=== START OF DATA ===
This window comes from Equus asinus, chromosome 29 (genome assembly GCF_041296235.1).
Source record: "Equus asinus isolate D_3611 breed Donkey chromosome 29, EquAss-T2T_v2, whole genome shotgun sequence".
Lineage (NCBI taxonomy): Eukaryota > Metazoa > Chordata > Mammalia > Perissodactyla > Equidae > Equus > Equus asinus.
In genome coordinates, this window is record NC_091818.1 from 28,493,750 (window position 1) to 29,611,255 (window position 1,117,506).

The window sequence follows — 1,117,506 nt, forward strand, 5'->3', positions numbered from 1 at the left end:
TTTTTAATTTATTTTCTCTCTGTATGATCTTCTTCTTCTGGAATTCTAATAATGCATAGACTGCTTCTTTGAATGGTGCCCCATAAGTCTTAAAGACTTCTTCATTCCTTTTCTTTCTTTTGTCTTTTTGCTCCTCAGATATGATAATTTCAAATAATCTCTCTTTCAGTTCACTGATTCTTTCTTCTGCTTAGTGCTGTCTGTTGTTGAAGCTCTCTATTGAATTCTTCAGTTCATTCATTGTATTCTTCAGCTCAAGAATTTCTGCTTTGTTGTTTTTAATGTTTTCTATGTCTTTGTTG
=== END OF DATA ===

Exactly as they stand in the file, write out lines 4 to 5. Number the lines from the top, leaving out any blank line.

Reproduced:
In genome coordinates, this window is record NC_091818.1 from 28,493,750 (window position 1) to 29,611,255 (window position 1,117,506).

The window sequence follows — 1,117,506 nt, forward strand, 5'->3', positions numbered from 1 at the left end: